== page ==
Racing: Land of opportunity takes Essex boy to Hollywood

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The Independent Online
Pat Byrne was mucking out stables in Surrey two decades ago when, tired of `Dickensian' conditions, he travelled to America.

On Saturday, at Hollywood Park, Byrne fields three strong contenders for honours in the Breeders' Cup, reports Richard Edmondson from Los Angeles.

When he first arrived in America 19 years ago Pat Byrne was not destitute, but you could flip the funds in his pocket. On Saturday the Romford-born trainer has strong prospects of emulating D Wayne Lukas by saddling three winners at a Breeders' Cup meeting. It's the sort of story that foments in every poor mind in the United States.

Pat Byrne has made it in America like he could not have in Britain. You can tell he has a chip on his shoulder about this because he tells you so many times that he hasn't. "This wouldn't have happened for me in England and I would probably have been somebody's travelling head lad," he says. "The only success story from the bottom you hear about is Barry Hills. Now he plays the role. You'd think he was royalty when you speak to him."

Byrne's family traces back in racing five generations on the paternal side. He believes his affinity with the thoroughbred comes from his forefathers who worked horses on the Curragh. "I've always thought I was talented with an intuition for horses," he says. "It's natural for me, it comes easy. You're dealing with flesh and blood, so you need an eye for it."

This skill, however, was not immediately obvious to his first employers in Britain and Byrne's days as an apprentice passed without a single ride in public. "Reg Akehurst didn't do me any favours. He worked my arse off," he says. "I became more than handy with a pitchfork because I mucked out 20 stalls a day. It was Dickensian."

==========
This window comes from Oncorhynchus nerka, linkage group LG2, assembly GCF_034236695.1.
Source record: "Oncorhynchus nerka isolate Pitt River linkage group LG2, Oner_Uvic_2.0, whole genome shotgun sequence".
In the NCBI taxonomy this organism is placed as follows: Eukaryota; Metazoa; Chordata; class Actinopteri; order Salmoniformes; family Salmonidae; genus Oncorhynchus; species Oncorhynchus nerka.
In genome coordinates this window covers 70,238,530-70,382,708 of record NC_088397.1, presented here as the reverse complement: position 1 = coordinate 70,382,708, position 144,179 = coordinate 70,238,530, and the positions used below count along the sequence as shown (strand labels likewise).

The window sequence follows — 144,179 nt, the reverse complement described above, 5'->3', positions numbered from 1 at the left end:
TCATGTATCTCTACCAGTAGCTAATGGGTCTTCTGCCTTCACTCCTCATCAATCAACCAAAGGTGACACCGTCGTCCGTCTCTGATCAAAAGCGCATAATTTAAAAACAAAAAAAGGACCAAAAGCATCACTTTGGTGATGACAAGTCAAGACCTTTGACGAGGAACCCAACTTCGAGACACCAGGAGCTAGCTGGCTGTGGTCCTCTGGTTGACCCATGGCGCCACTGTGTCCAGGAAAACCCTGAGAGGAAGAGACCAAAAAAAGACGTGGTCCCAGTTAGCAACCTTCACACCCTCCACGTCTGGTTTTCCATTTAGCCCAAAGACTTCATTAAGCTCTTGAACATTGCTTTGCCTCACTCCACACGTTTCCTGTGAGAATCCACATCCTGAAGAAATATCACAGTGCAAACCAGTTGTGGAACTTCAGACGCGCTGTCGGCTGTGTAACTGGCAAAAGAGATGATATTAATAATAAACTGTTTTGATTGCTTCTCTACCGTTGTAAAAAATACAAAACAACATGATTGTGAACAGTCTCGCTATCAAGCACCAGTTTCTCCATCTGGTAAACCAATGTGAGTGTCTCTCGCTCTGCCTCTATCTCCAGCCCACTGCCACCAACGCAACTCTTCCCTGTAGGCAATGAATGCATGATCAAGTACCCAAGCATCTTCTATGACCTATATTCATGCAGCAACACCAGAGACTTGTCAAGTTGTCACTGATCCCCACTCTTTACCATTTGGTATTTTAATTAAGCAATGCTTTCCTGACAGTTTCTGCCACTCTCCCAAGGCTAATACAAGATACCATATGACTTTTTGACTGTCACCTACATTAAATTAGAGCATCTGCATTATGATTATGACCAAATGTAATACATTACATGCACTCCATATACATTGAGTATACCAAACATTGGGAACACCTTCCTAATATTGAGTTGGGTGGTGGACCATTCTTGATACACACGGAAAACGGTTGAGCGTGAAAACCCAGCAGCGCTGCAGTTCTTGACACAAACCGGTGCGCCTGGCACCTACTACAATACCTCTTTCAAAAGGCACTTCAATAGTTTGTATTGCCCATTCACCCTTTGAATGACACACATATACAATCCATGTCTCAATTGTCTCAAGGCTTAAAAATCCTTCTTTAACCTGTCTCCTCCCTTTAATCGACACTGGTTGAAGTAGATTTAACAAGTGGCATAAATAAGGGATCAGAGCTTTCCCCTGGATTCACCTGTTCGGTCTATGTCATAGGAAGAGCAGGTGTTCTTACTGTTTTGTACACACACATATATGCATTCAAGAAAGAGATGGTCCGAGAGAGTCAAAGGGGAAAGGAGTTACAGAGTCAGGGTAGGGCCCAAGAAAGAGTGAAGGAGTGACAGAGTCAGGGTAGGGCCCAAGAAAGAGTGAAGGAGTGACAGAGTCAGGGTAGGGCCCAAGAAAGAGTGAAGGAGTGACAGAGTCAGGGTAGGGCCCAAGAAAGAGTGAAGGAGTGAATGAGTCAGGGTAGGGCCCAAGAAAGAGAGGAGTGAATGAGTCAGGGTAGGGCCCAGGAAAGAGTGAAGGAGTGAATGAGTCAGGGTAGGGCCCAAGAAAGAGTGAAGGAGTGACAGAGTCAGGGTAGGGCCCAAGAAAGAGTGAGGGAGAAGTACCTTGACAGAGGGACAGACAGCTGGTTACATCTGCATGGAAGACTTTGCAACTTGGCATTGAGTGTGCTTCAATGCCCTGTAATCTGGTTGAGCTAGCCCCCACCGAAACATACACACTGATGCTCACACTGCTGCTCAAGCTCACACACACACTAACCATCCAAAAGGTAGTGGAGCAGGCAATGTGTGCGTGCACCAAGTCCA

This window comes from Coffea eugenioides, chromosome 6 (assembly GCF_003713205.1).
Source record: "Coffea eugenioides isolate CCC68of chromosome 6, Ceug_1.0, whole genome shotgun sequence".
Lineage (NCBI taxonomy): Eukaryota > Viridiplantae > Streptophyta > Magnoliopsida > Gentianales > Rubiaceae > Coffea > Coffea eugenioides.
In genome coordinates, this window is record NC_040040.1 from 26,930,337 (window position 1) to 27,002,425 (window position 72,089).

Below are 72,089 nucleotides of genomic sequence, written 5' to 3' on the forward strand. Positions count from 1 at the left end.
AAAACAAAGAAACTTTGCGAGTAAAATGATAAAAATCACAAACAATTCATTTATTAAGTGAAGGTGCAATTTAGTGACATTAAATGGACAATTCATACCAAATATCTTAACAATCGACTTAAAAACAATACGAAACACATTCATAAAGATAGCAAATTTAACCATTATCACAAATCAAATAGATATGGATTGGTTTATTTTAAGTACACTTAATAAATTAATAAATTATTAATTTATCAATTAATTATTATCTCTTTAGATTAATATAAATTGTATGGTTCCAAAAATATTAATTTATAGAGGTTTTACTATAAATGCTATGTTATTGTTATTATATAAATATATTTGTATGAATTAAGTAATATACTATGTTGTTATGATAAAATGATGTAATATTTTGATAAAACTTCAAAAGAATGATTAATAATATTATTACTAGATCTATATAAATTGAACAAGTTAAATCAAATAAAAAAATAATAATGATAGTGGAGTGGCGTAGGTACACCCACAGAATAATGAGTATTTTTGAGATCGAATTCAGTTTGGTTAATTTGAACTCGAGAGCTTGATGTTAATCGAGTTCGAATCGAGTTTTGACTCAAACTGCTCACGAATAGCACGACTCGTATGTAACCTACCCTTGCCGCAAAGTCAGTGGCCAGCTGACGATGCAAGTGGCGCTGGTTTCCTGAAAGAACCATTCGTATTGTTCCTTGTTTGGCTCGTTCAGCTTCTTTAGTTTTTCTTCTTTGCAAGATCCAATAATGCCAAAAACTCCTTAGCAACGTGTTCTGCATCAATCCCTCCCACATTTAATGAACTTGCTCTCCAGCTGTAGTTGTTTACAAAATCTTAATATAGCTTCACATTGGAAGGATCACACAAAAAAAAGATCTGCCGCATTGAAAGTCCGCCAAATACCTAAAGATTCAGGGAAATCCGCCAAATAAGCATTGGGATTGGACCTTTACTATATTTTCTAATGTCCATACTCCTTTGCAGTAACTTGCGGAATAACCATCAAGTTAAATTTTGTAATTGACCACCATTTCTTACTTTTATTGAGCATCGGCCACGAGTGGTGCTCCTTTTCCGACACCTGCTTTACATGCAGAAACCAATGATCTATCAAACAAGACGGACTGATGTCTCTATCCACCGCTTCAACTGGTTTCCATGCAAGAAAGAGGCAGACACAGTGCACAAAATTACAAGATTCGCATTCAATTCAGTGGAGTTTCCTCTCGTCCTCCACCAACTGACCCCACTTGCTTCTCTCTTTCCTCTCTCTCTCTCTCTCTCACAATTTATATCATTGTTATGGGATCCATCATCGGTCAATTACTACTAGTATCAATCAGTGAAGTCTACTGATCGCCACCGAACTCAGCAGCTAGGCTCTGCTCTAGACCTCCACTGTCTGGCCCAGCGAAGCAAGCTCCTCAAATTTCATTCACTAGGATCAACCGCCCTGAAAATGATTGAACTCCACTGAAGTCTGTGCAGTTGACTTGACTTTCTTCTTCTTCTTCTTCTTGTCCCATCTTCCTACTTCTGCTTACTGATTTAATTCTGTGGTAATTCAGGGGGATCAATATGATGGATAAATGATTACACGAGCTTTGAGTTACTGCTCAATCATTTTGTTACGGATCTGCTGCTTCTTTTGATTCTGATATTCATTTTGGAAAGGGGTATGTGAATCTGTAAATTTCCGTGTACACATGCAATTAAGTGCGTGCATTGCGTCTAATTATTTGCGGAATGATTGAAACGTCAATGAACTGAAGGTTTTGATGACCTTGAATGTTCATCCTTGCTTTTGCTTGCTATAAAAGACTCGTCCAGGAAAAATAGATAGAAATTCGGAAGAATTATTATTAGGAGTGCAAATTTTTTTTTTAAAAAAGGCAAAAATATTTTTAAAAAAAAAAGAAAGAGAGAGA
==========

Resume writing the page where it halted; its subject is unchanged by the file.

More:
It was the time of punk rockers, Starsky and Hutch were on the television, and Byrne got on his bike. He seems to have been wherever they race horses, working in France, Belgium and Ireland, with Australia also on his list. But it was when he landed in the United States that he heard cherubs trumpeting in the sky. "As soon as I came over I thought this was the place for me. I had that gut feeling," he says. "It's absolutely true that this is the land of opportunity. If you work hard, it happens."

Now, at 41, following 11 years with a licence of his own, virtually the only link he maintains with the land of his birth is the pronunciation of the "f" in Bethnal Green, where he once lived. He is now a citizen of the United States, which has given him everything he owns, and his memory of the old country is hardly enhanced as the purpose of recent return visits has been to bury his parents.

Byrne's main barn of 30 horses is at Louisville, Kentucky, where, at the spring and summer meeting this year he saddled 14 winners from 17 starters, including nine races in a row. His client list has swollen to include such as Robert Sangster, for whom he saddles Panama City at Santa Anita today. The precious cargo that has been shipped to Hollywood Park is comprised of Favorite Trick and Countess Diana, respectively market leaders for the juvenile events, and Richter Scale, who, despite his name, has not been employed in southern California before.

This contingent is being guarded by an extraordinary figure called Richard Kluck, a bald nightwatchman so physically fierce it is debatable whether night itself ever visits barn 63 north. Dick (you can call him that when your newspaper publishes in another continent) likes a tattoo and his approach is more Cape Fear than a little carnation on the shoulder blade. In fact, you can get a decent hand of gin rummy from the playing cards he has imprinted across his Himalayan torso.

Kluck has trained with the Navy Seals and is a bouncer to the stars. "He takes care of David Schwimmer and Bob Hope," Byrne says. "This week he's keeping the bad guys away from the horses."

The horses themselves look magnificent, hard, shellac finishes to their coats a uniting feature. On their afternoon walks they are quiet with their heads bowed, as if kneeling on a pew cushion. Their trainer is a little more animated as the day approaches when the whole of Britain's racing community may be alerted to the mistake it made in letting him go. "The level we're on now is incredible," Byrne says. "People want to know what we are having for breakfast. I'll be disappointed now if I win just one. I'll settle for three wins.''

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